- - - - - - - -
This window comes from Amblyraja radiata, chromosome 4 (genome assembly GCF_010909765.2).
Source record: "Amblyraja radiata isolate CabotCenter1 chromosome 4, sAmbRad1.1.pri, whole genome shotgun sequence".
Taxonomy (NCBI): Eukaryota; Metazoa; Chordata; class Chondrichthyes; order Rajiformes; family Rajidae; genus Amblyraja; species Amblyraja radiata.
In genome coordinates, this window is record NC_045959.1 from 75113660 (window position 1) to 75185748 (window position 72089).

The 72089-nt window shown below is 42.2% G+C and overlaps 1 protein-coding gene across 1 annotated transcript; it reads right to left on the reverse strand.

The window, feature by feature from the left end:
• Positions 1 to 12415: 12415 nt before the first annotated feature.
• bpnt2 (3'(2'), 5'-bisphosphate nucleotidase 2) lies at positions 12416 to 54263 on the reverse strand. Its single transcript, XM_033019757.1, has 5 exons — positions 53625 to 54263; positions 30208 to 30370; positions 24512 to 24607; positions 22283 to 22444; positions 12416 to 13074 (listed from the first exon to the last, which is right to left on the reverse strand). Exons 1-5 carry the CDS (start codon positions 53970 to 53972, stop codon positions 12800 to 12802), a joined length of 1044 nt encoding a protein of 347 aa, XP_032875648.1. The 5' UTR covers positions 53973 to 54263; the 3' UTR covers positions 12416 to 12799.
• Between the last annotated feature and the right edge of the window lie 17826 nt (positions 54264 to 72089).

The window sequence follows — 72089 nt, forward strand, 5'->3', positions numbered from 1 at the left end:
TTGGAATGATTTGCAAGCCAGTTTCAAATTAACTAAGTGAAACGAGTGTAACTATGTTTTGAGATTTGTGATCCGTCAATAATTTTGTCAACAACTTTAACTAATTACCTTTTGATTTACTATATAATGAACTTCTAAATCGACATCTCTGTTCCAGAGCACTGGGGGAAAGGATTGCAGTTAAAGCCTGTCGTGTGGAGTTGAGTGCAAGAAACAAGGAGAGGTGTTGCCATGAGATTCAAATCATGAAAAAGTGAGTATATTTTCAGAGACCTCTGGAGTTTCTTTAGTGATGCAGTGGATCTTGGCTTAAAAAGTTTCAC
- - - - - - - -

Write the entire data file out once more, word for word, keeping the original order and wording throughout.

This window comes from Amblyraja radiata, chromosome 4 (genome assembly GCF_010909765.2).
Source record: "Amblyraja radiata isolate CabotCenter1 chromosome 4, sAmbRad1.1.pri, whole genome shotgun sequence".
Taxonomy (NCBI): Eukaryota; Metazoa; Chordata; class Chondrichthyes; order Rajiformes; family Rajidae; genus Amblyraja; species Amblyraja radiata.
In genome coordinates, this window is record NC_045959.1 from 75113660 (window position 1) to 75185748 (window position 72089).

The 72089-nt window shown below is 42.2% G+C and overlaps 1 protein-coding gene across 1 annotated transcript; it reads right to left on the reverse strand.

The window, feature by feature from the left end:
• Positions 1 to 12415: 12415 nt before the first annotated feature.
• bpnt2 (3'(2'), 5'-bisphosphate nucleotidase 2) lies at positions 12416 to 54263 on the reverse strand. Its single transcript, XM_033019757.1, has 5 exons — positions 53625 to 54263; positions 30208 to 30370; positions 24512 to 24607; positions 22283 to 22444; positions 12416 to 13074 (listed from the first exon to the last, which is right to left on the reverse strand). Exons 1-5 carry the CDS (start codon positions 53970 to 53972, stop codon positions 12800 to 12802), a joined length of 1044 nt encoding a protein of 347 aa, XP_032875648.1. The 5' UTR covers positions 53973 to 54263; the 3' UTR covers positions 12416 to 12799.
• Between the last annotated feature and the right edge of the window lie 17826 nt (positions 54264 to 72089).

The window sequence follows — 72089 nt, forward strand, 5'->3', positions numbered from 1 at the left end:
TTGGAATGATTTGCAAGCCAGTTTCAAATTAACTAAGTGAAACGAGTGTAACTATGTTTTGAGATTTGTGATCCGTCAATAATTTTGTCAACAACTTTAACTAATTACCTTTTGATTTACTATATAATGAACTTCTAAATCGACATCTCTGTTCCAGAGCACTGGGGGAAAGGATTGCAGTTAAAGCCTGTCGTGTGGAGTTGAGTGCAAGAAACAAGGAGAGGTGTTGCCATGAGATTCAAATCATGAAAAAGTGAGTATATTTTCAGAGACCTCTGGAGTTTCTTTAGTGATGCAGTGGATCTTGGCTTAAAAAGTTTCAC